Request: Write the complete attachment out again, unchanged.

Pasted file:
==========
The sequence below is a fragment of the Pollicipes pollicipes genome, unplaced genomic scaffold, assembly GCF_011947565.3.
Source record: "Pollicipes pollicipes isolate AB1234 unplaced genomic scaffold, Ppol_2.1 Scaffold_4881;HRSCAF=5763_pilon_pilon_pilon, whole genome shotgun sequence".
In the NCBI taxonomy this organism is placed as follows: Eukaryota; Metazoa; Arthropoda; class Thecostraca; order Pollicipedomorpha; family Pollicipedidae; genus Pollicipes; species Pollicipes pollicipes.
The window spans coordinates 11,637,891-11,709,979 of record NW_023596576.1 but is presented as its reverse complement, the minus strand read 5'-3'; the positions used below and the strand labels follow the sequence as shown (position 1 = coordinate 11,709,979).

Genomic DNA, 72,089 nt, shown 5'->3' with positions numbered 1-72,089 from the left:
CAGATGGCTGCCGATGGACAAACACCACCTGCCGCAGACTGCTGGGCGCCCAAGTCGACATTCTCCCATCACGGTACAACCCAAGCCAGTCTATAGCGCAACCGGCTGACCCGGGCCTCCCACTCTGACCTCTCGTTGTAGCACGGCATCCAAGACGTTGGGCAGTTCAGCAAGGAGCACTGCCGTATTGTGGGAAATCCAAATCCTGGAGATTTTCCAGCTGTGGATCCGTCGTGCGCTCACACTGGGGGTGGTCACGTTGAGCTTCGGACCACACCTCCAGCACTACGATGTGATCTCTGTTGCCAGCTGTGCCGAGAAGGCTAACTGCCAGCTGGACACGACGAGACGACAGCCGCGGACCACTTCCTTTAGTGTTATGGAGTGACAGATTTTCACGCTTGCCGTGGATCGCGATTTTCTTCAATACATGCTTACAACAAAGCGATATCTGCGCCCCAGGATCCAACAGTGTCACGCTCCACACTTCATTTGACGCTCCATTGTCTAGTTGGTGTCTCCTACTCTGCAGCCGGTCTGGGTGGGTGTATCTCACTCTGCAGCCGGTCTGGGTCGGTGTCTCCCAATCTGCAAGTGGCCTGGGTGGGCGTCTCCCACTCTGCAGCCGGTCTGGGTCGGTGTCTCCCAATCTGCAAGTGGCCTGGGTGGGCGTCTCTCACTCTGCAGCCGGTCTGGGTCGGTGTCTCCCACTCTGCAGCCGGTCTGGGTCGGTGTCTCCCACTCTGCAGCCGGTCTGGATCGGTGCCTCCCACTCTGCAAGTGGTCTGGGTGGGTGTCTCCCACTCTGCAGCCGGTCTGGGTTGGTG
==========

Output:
The sequence below is a fragment of the Pollicipes pollicipes genome, unplaced genomic scaffold, assembly GCF_011947565.3.
Source record: "Pollicipes pollicipes isolate AB1234 unplaced genomic scaffold, Ppol_2.1 Scaffold_4881;HRSCAF=5763_pilon_pilon_pilon, whole genome shotgun sequence".
In the NCBI taxonomy this organism is placed as follows: Eukaryota; Metazoa; Arthropoda; class Thecostraca; order Pollicipedomorpha; family Pollicipedidae; genus Pollicipes; species Pollicipes pollicipes.
The window spans coordinates 11,637,891-11,709,979 of record NW_023596576.1 but is presented as its reverse complement, the minus strand read 5'-3'; the positions used below and the strand labels follow the sequence as shown (position 1 = coordinate 11,709,979).

Genomic DNA, 72,089 nt, shown 5'->3' with positions numbered 1-72,089 from the left:
CAGATGGCTGCCGATGGACAAACACCACCTGCCGCAGACTGCTGGGCGCCCAAGTCGACATTCTCCCATCACGGTACAACCCAAGCCAGTCTATAGCGCAACCGGCTGACCCGGGCCTCCCACTCTGACCTCTCGTTGTAGCACGGCATCCAAGACGTTGGGCAGTTCAGCAAGGAGCACTGCCGTATTGTGGGAAATCCAAATCCTGGAGATTTTCCAGCTGTGGATCCGTCGTGCGCTCACACTGGGGGTGGTCACGTTGAGCTTCGGACCACACCTCCAGCACTACGATGTGATCTCTGTTGCCAGCTGTGCCGAGAAGGCTAACTGCCAGCTGGACACGACGAGACGACAGCCGCGGACCACTTCCTTTAGTGTTATGGAGTGACAGATTTTCACGCTTGCCGTGGATCGCGATTTTCTTCAATACATGCTTACAACAAAGCGATATCTGCGCCCCAGGATCCAACAGTGTCACGCTCCACACTTCATTTGACGCTCCATTGTCTAGTTGGTGTCTCCTACTCTGCAGCCGGTCTGGGTGGGTGTATCTCACTCTGCAGCCGGTCTGGGTCGGTGTCTCCCAATCTGCAAGTGGCCTGGGTGGGCGTCTCCCACTCTGCAGCCGGTCTGGGTCGGTGTCTCCCAATCTGCAAGTGGCCTGGGTGGGCGTCTCTCACTCTGCAGCCGGTCTGGGTCGGTGTCTCCCACTCTGCAGCCGGTCTGGGTCGGTGTCTCCCACTCTGCAGCCGGTCTGGATCGGTGCCTCCCACTCTGCAAGTGGTCTGGGTGGGTGTCTCCCACTCTGCAGCCGGTCTGGGTTGGTG